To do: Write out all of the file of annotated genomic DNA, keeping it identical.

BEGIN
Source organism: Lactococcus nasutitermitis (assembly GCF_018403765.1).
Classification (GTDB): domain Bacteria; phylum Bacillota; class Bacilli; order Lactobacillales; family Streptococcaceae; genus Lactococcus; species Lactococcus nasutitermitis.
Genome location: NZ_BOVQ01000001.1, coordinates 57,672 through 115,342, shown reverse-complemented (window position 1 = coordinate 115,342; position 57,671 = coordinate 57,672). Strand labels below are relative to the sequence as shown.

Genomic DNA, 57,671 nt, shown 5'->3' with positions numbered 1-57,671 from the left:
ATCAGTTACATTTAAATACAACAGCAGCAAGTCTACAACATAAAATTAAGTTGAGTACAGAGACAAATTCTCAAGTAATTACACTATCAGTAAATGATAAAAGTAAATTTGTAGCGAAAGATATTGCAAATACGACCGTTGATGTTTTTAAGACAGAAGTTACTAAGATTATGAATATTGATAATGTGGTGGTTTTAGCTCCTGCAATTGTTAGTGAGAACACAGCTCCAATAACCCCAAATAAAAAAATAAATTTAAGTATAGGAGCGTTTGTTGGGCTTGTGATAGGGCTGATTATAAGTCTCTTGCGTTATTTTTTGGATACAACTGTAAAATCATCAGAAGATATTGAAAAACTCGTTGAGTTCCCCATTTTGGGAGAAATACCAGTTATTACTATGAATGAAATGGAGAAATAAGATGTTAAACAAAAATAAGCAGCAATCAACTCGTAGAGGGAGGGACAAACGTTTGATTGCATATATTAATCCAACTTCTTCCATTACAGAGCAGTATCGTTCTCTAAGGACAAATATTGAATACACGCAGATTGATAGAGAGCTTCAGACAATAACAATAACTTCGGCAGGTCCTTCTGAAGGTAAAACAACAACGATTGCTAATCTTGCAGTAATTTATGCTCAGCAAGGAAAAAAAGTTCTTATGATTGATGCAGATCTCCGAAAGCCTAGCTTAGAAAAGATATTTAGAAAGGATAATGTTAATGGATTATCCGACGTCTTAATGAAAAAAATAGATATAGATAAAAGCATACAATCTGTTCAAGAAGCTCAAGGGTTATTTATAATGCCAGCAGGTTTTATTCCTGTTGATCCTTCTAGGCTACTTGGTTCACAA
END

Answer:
Source organism: Lactococcus nasutitermitis (assembly GCF_018403765.1).
Classification (GTDB): domain Bacteria; phylum Bacillota; class Bacilli; order Lactobacillales; family Streptococcaceae; genus Lactococcus; species Lactococcus nasutitermitis.
Genome location: NZ_BOVQ01000001.1, coordinates 57,672 through 115,342, shown reverse-complemented (window position 1 = coordinate 115,342; position 57,671 = coordinate 57,672). Strand labels below are relative to the sequence as shown.

Genomic DNA, 57,671 nt, shown 5'->3' with positions numbered 1-57,671 from the left:
ATCAGTTACATTTAAATACAACAGCAGCAAGTCTACAACATAAAATTAAGTTGAGTACAGAGACAAATTCTCAAGTAATTACACTATCAGTAAATGATAAAAGTAAATTTGTAGCGAAAGATATTGCAAATACGACCGTTGATGTTTTTAAGACAGAAGTTACTAAGATTATGAATATTGATAATGTGGTGGTTTTAGCTCCTGCAATTGTTAGTGAGAACACAGCTCCAATAACCCCAAATAAAAAAATAAATTTAAGTATAGGAGCGTTTGTTGGGCTTGTGATAGGGCTGATTATAAGTCTCTTGCGTTATTTTTTGGATACAACTGTAAAATCATCAGAAGATATTGAAAAACTCGTTGAGTTCCCCATTTTGGGAGAAATACCAGTTATTACTATGAATGAAATGGAGAAATAAGATGTTAAACAAAAATAAGCAGCAATCAACTCGTAGAGGGAGGGACAAACGTTTGATTGCATATATTAATCCAACTTCTTCCATTACAGAGCAGTATCGTTCTCTAAGGACAAATATTGAATACACGCAGATTGATAGAGAGCTTCAGACAATAACAATAACTTCGGCAGGTCCTTCTGAAGGTAAAACAACAACGATTGCTAATCTTGCAGTAATTTATGCTCAGCAAGGAAAAAAAGTTCTTATGATTGATGCAGATCTCCGAAAGCCTAGCTTAGAAAAGATATTTAGAAAGGATAATGTTAATGGATTATCCGACGTCTTAATGAAAAAAATAGATATAGATAAAAGCATACAATCTGTTCAAGAAGCTCAAGGGTTATTTATAATGCCAGCAGGTTTTATTCCTGTTGATCCTTCTAGGCTACTTGGTTCACAA